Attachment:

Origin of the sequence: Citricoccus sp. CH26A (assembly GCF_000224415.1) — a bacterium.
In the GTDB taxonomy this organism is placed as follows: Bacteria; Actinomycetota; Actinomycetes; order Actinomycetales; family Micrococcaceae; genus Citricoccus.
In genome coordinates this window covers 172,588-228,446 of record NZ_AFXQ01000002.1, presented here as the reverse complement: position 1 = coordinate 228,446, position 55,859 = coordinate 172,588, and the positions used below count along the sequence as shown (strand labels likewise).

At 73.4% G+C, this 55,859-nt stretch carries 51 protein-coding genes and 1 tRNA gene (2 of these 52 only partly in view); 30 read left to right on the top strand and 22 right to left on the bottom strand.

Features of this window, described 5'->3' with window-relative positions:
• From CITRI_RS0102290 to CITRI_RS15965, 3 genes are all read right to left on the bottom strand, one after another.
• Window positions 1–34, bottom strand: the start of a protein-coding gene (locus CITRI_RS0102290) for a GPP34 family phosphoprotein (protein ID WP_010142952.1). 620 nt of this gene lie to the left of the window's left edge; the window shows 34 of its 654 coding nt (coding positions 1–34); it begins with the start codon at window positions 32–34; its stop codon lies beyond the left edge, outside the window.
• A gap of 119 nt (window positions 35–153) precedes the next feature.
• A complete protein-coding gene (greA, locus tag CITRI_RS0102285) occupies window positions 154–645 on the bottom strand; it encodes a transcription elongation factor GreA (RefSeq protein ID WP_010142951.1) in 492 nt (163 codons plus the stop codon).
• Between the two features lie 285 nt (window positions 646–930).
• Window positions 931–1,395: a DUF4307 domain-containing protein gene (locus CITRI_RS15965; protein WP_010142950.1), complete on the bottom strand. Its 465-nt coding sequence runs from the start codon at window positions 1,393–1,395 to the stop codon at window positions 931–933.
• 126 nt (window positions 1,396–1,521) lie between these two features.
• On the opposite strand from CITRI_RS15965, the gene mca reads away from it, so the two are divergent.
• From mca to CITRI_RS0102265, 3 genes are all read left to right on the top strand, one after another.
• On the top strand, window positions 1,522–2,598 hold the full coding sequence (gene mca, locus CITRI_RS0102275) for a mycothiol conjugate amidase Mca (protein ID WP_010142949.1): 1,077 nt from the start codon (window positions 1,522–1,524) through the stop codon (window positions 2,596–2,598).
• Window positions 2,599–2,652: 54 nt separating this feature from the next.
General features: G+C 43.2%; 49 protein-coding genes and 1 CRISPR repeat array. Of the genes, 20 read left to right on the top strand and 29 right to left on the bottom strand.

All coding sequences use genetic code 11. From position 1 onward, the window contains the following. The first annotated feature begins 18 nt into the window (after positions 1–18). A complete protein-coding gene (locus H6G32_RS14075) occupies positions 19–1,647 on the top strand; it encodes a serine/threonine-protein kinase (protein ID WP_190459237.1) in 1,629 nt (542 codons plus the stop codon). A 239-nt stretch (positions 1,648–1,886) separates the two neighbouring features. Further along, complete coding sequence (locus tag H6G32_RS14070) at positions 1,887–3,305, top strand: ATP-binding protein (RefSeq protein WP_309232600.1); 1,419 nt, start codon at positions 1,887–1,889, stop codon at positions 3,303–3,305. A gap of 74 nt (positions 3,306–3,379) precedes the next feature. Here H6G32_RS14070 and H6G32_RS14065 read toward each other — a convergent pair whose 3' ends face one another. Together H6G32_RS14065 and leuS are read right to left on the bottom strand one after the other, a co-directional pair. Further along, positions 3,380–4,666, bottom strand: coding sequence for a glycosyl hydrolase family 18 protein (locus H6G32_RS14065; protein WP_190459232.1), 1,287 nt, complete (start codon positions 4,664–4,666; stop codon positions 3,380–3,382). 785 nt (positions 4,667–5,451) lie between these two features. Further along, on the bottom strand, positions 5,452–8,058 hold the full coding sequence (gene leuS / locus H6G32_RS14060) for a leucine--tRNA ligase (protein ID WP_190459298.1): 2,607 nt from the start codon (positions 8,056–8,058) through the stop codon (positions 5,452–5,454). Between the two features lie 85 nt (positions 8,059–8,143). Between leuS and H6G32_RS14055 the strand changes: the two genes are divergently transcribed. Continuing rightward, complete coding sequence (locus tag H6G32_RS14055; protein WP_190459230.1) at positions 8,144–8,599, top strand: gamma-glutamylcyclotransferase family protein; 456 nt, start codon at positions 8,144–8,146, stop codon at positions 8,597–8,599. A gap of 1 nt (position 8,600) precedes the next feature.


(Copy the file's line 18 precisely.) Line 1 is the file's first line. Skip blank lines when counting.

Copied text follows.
All coding sequences use genetic code 11. From position 1 onward, the window contains the following. The first annotated feature begins 18 nt into the window (after positions 1–18). A complete protein-coding gene (locus H6G32_RS14075) occupies positions 19–1,647 on the top strand; it encodes a serine/threonine-protein kinase (protein ID WP_190459237.1) in 1,629 nt (542 codons plus the stop codon). A 239-nt stretch (positions 1,648–1,886) separates the two neighbouring features. Further along, complete coding sequence (locus tag H6G32_RS14070) at positions 1,887–3,305, top strand: ATP-binding protein (RefSeq protein WP_309232600.1); 1,419 nt, start codon at positions 1,887–1,889, stop codon at positions 3,303–3,305. A gap of 74 nt (positions 3,306–3,379) precedes the next feature. Here H6G32_RS14070 and H6G32_RS14065 read toward each other — a convergent pair whose 3' ends face one another. Together H6G32_RS14065 and leuS are read right to left on the bottom strand one after the other, a co-directional pair. Further along, positions 3,380–4,666, bottom strand: coding sequence for a glycosyl hydrolase family 18 protein (locus H6G32_RS14065; protein WP_190459232.1), 1,287 nt, complete (start codon positions 4,664–4,666; stop codon positions 3,380–3,382). 785 nt (positions 4,667–5,451) lie between these two features. Further along, on the bottom strand, positions 5,452–8,058 hold the full coding sequence (gene leuS / locus H6G32_RS14060) for a leucine--tRNA ligase (protein ID WP_190459298.1): 2,607 nt from the start codon (positions 8,056–8,058) through the stop codon (positions 5,452–5,454). Between the two features lie 85 nt (positions 8,059–8,143). Between leuS and H6G32_RS14055 the strand changes: the two genes are divergently transcribed. Continuing rightward, complete coding sequence (locus tag H6G32_RS14055; protein WP_190459230.1) at positions 8,144–8,599, top strand: gamma-glutamylcyclotransferase family protein; 456 nt, start codon at positions 8,144–8,146, stop codon at positions 8,597–8,599. A gap of 1 nt (position 8,600) precedes the next feature.